We used SAS® version 9.2 for data management procedures.51 The statistical analyses were conducted in R,52 using the “survey” package,53,54 and in SUDAAN.55 Both statistical software programs take into account the complex sampling design. R code for computing the STI, their group-specific and between-group components in grouped data, and their design-based standard errors can be accessed at http://stat.hunter.cuny.edu/talih. This code can be used in R or in SAS through the SAS/IML® Studio 3.2.51

RESULTS

The overall prevalence of periodontal disease significantly decreased by 7.1% (or an actual percentage decrease of 44.0%) between NHANES III (16.1%) and NHANES 1999–2004 (9.0%; p<0.01; Table 1). Moreover, while the prevalence of periodontal disease decreased across all covariates between surveys, periodontal disease remained most common within survey among those aged 35 years and older, men, black people, Mexican American people, those with <12 years of education, those with low incomes, and those with a PIR <1.85 (p<0.01 for all Chi-square tests of independence).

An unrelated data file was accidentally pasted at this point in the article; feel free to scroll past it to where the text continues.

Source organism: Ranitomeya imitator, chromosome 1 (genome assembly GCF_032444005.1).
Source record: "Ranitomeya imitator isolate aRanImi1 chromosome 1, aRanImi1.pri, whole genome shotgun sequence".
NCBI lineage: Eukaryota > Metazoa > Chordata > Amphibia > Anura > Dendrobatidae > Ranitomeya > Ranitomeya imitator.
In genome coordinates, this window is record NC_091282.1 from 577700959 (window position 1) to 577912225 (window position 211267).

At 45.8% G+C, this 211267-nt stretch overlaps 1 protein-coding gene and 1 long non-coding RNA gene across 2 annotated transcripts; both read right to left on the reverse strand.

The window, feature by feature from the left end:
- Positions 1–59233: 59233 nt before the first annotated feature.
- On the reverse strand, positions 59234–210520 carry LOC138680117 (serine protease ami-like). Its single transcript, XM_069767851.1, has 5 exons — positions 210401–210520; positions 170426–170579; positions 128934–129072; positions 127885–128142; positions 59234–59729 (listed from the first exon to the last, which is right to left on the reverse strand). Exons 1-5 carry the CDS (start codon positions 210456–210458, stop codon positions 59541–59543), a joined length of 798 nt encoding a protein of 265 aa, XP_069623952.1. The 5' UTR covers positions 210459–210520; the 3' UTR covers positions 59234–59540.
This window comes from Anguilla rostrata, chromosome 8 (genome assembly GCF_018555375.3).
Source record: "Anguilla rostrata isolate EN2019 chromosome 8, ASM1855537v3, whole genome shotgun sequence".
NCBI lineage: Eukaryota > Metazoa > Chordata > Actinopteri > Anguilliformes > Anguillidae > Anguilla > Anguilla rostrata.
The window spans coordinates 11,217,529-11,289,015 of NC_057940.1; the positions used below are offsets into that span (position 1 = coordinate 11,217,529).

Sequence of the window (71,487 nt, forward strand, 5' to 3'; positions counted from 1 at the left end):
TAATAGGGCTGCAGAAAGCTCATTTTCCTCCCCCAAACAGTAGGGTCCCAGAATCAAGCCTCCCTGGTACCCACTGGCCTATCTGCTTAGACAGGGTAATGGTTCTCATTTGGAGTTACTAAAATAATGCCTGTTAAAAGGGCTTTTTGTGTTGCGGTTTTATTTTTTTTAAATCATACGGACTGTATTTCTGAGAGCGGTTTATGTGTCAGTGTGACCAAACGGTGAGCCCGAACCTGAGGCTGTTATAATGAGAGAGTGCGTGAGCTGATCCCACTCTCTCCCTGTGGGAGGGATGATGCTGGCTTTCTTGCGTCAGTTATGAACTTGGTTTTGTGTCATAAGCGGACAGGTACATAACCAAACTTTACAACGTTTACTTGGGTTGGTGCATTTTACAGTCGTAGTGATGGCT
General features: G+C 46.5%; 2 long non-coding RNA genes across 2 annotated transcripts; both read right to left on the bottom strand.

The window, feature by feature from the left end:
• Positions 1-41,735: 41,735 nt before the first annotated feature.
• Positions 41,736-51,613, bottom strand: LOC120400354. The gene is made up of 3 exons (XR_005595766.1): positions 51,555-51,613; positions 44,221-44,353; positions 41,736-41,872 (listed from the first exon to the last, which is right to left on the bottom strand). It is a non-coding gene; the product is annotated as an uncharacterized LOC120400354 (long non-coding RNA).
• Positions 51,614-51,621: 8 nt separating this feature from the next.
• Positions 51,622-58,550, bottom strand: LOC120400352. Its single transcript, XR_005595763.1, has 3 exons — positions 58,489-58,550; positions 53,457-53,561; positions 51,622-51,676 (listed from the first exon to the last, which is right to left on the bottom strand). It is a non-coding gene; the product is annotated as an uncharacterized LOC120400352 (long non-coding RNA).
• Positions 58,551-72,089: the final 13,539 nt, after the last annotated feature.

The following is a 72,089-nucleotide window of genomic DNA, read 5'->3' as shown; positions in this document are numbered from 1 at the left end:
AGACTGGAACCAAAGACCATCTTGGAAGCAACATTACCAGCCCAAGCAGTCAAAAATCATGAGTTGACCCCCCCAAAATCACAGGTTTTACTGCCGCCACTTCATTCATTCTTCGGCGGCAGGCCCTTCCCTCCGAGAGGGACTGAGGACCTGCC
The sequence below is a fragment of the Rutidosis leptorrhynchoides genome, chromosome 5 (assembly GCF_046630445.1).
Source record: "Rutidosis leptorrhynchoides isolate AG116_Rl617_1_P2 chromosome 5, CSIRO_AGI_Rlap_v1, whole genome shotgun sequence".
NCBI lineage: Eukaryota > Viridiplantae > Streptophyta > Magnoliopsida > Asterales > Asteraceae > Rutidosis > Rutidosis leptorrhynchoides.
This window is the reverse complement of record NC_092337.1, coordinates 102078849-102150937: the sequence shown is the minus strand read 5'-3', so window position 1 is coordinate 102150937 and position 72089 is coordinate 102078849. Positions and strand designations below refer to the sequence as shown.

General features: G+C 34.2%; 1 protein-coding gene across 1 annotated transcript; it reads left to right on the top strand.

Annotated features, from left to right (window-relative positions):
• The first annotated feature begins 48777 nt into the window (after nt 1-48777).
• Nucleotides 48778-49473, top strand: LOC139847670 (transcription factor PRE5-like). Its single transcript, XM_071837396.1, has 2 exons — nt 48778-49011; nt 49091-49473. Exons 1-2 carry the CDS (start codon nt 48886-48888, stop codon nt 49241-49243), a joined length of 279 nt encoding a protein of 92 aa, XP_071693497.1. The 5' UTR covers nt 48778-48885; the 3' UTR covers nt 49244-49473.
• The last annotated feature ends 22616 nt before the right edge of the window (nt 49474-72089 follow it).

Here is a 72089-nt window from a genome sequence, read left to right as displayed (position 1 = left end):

Table 1.
Prevalence of periodontal disease,a prevalence difference, and prevalence ratio estimates for selected sociodemographic characteristics in U.S. adults 20 years of age and older within and between surveys: NHANES III (1988–1994) and NHANES 1999–2004 ...